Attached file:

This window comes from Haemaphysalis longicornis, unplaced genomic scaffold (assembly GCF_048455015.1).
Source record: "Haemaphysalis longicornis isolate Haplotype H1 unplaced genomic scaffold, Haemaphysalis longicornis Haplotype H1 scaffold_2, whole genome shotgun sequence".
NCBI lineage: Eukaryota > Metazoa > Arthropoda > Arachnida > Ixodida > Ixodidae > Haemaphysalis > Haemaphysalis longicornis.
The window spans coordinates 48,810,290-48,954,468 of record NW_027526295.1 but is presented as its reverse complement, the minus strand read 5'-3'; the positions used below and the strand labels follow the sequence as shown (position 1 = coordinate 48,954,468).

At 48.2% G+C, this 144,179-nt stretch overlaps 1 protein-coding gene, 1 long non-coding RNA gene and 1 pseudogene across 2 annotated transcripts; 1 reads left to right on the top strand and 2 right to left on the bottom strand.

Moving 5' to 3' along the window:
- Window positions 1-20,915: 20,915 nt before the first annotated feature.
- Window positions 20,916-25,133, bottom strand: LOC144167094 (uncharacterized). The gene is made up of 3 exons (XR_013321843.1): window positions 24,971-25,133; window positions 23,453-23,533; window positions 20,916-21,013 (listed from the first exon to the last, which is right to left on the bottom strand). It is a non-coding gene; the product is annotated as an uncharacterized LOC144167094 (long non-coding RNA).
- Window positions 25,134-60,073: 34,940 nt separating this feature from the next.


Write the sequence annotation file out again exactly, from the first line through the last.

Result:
This window comes from Haemaphysalis longicornis, unplaced genomic scaffold (assembly GCF_048455015.1).
Source record: "Haemaphysalis longicornis isolate Haplotype H1 unplaced genomic scaffold, Haemaphysalis longicornis Haplotype H1 scaffold_2, whole genome shotgun sequence".
NCBI lineage: Eukaryota > Metazoa > Arthropoda > Arachnida > Ixodida > Ixodidae > Haemaphysalis > Haemaphysalis longicornis.
The window spans coordinates 48,810,290-48,954,468 of record NW_027526295.1 but is presented as its reverse complement, the minus strand read 5'-3'; the positions used below and the strand labels follow the sequence as shown (position 1 = coordinate 48,954,468).

At 48.2% G+C, this 144,179-nt stretch overlaps 1 protein-coding gene, 1 long non-coding RNA gene and 1 pseudogene across 2 annotated transcripts; 1 reads left to right on the top strand and 2 right to left on the bottom strand.

Moving 5' to 3' along the window:
- Window positions 1-20,915: 20,915 nt before the first annotated feature.
- Window positions 20,916-25,133, bottom strand: LOC144167094 (uncharacterized). The gene is made up of 3 exons (XR_013321843.1): window positions 24,971-25,133; window positions 23,453-23,533; window positions 20,916-21,013 (listed from the first exon to the last, which is right to left on the bottom strand). It is a non-coding gene; the product is annotated as an uncharacterized LOC144167094 (long non-coding RNA).
- Window positions 25,134-60,073: 34,940 nt separating this feature from the next.